As part of its 2021 global Impacts research programme, the international real estate advisors looked at metrics such as the size of people’s homes, broadband speeds and commute times, alongside employer/occupier-focused factors such as the cost and efficiency of offices, workplace culture, and lease lengths to grade cities on their possible speed of migration to hybrid working.
Large homes and long commutes make Los Angeles, for instance, ripe for hybrid working from an employee perspective, says Savills, though comparatively low office costs, long leases and a diversified economic base mean employer incentives to cut space may be lower than in some other cities. Smaller cities such as Lyon and Amsterdam, meanwhile, are likely to see a slower shift to hybrid working, given shorter commutes for employees and lower costs to office occupiers.
“Transition to a hybrid workforce is the biggest challenge businesses are going to face in the next five years,” said Jeremy Bates, Head of EMEA Occupier Services at Savills. “Even if you’re in a city set to switch more slowly it’s likely going to be something you’ll have to manage, and given low office availability in many locations, it’s better to start looking sooner rather than later to find space that will work for you in a hybrid model. With more collaborative space and increased room per employee likely, even if you have fewer people in the office you’re likely to still need a similar quantum. But this space will need to deliver efficient hybrid working, which involves designing a balanced physical-digital ecosystem that effectively bridges the gap between remote and office-based workers in terms of experience, accessibility and reliability.”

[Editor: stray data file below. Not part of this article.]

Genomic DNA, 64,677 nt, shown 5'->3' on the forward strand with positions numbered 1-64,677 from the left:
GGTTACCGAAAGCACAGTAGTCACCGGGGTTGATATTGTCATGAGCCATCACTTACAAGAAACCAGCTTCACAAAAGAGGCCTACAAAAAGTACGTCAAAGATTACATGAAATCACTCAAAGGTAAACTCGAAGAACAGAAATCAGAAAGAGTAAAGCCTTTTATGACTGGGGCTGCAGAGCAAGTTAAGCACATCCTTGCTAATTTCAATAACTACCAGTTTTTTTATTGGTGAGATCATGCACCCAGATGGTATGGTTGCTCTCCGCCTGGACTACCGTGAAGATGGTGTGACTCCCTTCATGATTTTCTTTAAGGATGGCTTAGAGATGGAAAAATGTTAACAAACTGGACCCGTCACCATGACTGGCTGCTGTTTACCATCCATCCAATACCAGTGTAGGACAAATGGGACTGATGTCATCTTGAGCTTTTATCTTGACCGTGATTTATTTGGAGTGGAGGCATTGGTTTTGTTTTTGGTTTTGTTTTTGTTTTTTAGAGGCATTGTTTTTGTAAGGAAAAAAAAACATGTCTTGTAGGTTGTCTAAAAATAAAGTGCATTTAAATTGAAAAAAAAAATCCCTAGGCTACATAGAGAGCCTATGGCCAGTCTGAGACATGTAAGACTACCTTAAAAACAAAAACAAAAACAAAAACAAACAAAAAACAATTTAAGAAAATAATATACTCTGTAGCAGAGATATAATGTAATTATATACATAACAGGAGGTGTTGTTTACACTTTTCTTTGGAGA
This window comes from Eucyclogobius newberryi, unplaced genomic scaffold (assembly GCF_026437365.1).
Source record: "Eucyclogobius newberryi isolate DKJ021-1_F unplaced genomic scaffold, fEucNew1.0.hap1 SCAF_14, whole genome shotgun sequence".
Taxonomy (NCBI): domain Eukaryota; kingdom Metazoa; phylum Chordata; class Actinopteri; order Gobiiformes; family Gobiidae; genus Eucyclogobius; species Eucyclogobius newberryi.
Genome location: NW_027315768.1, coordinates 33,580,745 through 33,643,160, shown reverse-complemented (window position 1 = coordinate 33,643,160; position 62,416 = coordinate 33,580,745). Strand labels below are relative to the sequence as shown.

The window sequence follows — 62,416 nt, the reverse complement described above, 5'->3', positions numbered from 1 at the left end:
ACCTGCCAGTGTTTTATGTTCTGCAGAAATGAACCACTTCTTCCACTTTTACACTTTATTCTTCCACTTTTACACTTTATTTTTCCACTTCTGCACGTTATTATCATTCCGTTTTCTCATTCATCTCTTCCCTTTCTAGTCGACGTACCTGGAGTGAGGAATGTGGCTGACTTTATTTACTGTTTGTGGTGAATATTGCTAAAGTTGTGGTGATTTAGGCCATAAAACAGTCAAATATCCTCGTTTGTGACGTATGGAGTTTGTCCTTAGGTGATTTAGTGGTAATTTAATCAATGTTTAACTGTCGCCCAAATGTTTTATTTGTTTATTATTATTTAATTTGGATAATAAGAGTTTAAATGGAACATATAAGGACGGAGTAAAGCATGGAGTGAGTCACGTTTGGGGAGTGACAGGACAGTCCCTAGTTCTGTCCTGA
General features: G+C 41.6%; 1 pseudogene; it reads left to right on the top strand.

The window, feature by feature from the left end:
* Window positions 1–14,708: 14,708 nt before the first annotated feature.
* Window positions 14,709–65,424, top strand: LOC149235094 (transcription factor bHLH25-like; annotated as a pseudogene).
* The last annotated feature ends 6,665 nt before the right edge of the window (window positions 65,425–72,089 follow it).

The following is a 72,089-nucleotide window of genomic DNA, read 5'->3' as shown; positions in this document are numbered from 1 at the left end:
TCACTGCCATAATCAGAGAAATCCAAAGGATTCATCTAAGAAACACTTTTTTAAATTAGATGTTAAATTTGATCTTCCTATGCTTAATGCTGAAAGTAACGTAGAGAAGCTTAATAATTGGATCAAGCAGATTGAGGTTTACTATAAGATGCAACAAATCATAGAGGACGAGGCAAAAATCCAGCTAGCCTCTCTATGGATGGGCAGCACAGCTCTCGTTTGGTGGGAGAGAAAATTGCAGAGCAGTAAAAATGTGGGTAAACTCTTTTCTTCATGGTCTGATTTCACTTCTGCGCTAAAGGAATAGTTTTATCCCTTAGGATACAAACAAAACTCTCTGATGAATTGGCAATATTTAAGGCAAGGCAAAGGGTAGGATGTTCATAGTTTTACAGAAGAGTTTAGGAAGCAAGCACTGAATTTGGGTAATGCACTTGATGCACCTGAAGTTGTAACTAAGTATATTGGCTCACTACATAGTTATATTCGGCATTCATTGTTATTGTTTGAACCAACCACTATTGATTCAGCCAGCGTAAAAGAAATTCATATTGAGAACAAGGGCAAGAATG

According to the report, Warsaw, the largest office market in Poland, positions roughly in the middle of the ranking. Factors that are slowing the transition process are internet speed in some locations and rental level, which is still competitive with Western Europe and creates conditions for all employees to be provided with a physical/traditional workplace in the office. “The introduction of a hybrid work model is a process whose pace will vary depending on the country and the specificity of the industry in which a given company operates,” commented Jarosław Pilch, Head of Tenant Representation, office Agency, at Savills Poland. “Many employers in Poland have not yet decided what they want their work model to look like after the pandemic. The reasons for that, among others, are the ongoing analysis of the expectations and experiences of employees, waiting for the changes in the labour law, or the time needed for observations of the real estate market and exploring new opportunities that the market currently creates for tenants.”